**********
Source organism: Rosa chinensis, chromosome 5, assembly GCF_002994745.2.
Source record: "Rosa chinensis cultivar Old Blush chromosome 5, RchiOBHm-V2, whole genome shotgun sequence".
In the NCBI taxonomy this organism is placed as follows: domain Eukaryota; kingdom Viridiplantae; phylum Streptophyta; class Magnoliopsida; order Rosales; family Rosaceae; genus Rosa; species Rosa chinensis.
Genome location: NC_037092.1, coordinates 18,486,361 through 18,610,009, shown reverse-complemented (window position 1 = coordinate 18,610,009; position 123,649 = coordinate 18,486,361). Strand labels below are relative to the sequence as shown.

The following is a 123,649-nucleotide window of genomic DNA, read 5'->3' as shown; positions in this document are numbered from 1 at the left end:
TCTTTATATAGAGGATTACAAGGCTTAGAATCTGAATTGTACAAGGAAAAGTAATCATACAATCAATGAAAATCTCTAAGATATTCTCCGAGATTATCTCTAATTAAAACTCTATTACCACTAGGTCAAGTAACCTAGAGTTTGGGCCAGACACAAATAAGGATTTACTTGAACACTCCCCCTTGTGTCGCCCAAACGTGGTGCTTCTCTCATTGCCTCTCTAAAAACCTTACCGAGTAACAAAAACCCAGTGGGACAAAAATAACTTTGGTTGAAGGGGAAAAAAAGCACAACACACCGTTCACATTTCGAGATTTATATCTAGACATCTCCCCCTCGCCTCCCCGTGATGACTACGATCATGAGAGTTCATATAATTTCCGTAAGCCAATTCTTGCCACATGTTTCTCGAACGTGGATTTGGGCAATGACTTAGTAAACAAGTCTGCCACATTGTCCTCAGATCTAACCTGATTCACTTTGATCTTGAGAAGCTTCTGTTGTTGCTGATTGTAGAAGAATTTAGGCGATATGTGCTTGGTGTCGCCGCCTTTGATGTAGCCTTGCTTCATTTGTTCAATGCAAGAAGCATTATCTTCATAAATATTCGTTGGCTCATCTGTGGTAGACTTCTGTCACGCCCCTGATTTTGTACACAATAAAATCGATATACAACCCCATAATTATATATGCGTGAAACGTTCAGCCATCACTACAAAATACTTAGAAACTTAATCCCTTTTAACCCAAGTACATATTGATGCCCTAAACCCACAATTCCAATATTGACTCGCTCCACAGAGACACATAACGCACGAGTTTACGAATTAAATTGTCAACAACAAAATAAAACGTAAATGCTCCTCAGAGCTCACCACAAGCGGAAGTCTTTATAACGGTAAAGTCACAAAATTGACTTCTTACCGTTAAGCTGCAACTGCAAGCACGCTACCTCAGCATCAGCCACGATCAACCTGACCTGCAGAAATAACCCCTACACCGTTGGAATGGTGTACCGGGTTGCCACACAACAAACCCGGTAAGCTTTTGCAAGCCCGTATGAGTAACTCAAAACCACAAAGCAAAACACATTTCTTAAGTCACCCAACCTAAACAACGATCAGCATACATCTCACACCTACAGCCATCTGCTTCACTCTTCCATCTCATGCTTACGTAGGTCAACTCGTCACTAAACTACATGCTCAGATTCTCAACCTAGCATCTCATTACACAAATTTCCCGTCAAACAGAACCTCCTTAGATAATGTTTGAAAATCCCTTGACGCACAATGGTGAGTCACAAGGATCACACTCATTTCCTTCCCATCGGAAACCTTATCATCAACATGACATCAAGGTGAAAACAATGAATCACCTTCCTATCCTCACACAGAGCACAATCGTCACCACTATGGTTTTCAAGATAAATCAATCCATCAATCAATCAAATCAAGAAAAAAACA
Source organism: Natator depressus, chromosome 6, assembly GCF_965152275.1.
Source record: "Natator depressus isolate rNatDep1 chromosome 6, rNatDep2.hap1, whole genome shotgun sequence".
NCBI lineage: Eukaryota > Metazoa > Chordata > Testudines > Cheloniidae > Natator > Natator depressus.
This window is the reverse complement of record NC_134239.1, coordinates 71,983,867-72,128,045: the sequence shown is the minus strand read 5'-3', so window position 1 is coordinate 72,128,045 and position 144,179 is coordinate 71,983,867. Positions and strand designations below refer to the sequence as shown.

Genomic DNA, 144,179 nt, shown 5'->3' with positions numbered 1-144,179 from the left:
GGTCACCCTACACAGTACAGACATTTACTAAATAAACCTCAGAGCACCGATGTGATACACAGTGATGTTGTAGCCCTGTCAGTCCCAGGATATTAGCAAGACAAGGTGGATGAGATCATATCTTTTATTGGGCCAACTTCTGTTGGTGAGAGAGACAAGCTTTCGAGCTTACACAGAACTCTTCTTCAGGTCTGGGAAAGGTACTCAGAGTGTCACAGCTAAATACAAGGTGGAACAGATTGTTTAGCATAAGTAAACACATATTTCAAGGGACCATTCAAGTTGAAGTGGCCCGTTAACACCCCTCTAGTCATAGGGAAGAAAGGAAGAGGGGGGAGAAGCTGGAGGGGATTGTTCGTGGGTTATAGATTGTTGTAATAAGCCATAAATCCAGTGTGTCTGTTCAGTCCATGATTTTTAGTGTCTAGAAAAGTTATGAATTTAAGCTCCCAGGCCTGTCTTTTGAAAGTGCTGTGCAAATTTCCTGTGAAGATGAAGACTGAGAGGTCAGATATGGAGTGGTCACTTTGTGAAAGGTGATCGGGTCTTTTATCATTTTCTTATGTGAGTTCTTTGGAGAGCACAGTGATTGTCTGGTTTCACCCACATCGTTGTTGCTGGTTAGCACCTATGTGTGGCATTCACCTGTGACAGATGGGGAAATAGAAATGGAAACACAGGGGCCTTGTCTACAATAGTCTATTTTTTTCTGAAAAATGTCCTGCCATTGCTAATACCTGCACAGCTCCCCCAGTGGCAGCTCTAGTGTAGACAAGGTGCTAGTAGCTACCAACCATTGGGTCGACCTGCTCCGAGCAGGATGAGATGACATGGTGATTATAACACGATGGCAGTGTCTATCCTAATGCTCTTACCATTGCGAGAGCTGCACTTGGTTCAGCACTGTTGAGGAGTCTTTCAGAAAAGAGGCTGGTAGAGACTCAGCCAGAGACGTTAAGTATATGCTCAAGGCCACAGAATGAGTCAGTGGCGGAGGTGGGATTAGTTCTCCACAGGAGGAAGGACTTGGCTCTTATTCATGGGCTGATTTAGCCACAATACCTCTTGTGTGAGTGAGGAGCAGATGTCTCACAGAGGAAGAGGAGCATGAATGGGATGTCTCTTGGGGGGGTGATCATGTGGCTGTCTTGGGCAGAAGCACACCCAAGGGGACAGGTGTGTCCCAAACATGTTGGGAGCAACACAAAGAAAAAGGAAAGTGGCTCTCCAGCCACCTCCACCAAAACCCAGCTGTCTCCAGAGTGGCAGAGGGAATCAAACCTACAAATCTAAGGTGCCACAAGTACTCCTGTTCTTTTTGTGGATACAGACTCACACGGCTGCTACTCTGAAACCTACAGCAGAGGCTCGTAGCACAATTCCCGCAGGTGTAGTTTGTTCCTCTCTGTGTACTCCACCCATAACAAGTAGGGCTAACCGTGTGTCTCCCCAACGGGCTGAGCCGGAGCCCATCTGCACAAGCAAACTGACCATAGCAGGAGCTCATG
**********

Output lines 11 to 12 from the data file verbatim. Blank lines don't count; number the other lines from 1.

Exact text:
Genomic DNA, 144,179 nt, shown 5'->3' with positions numbered 1-144,179 from the left:
GGTCACCCTACACAGTACAGACATTTACTAAATAAACCTCAGAGCACCGATGTGATACACAGTGATGTTGTAGCCCTGTCAGTCCCAGGATATTAGCAAGACAAGGTGGATGAGATCATATCTTTTATTGGGCCAACTTCTGTTGGTGAGAGAGACAAGCTTTCGAGCTTACACAGAACTCTTCTTCAGGTCTGGGAAAGGTACTCAGAGTGTCACAGCTAAATACAAGGTGGAACAGATTGTTTAGCATAAGTAAACACATATTTCAAGGGACCATTCAAGTTGAAGTGGCCCGTTAACACCCCTCTAGTCATAGGGAAGAAAGGAAGAGGGGGGAGAAGCTGGAGGGGATTGTTCGTGGGTTATAGATTGTTGTAATAAGCCATAAATCCAGTGTGTCTGTTCAGTCCATGATTTTTAGTGTCTAGAAAAGTTATGAATTTAAGCTCCCAGGCCTGTCTTTTGAAAGTGCTGTGCAAATTTCCTGTGAAGATGAAGACTGAGAGGTCAGATATGGAGTGGTCACTTTGTGAAAGGTGATCGGGTCTTTTATCATTTTCTTATGTGAGTTCTTTGGAGAGCACAGTGATTGTCTGGTTTCACCCACATCGTTGTTGCTGGTTAGCACCTATGTGTGGCATTCACCTGTGACAGATGGGGAAATAGAAATGGAAACACAGGGGCCTTGTCTACAATAGTCTATTTTTTTCTGAAAAATGTCCTGCCATTGCTAATACCTGCACAGCTCCCCCAGTGGCAGCTCTAGTGTAGACAAGGTGCTAGTAGCTACCAACCATTGGGTCGACCTGCTCCGAGCAGGATGAGATGACATGGTGATTATAACACGATGGCAGTGTCTATCCTAATGCTCTTACCATTGCGAGAGCTGCACTTGGTTCAGCACTGTTGAGGAGTCTTTCAGAAAAGAGGCTGGTAGAGACTCAGCCAGAGACGTTAAGTATATGCTCAAGGCCACAGAATGAGTCAGTGGCGGAGGTGGGATTAGTTCTCCACAGGAGGAAGGACTTGGCTCTTATTCATGGGCTGATTTAGCCACAATACCTCTTGTGTGAGTGAGGAGCAGATGTCTCACAGAGGAAGAGGAGCATGAATGGGATGTCTCTTGGGGGGGTGATCATGTGGCTGTCTTGGGCAGAAGCACACCCAAGGGGACAGGTGTGTCCCAAACATGTTGGGAGCAACACAAAGAAAAAGGAAAGTGGCTCTCCAGCCACCTCCACCAAAACCCAGCTGTCTCCAGAGTGGCAGAGGGAATCAAACCTACAAATCTAAGGTGCCACAAGTACTCCTGTTCTTTTTGTGGATACAGACTCACACGGCTGCTACTCTGAAACCTACAGCAGAGGCTCGTAGCACAATTCCCGCAGGTGTAGTTTGTTCCTCTCTGTGTACTCCACCCATAACAAGTAGGGCTAACCGTGTGTCTCCCCAACGGGCTGAGCCGGAGCCCATCTGCACAAGCAAACTGACCATAGCAGGAGCTCATG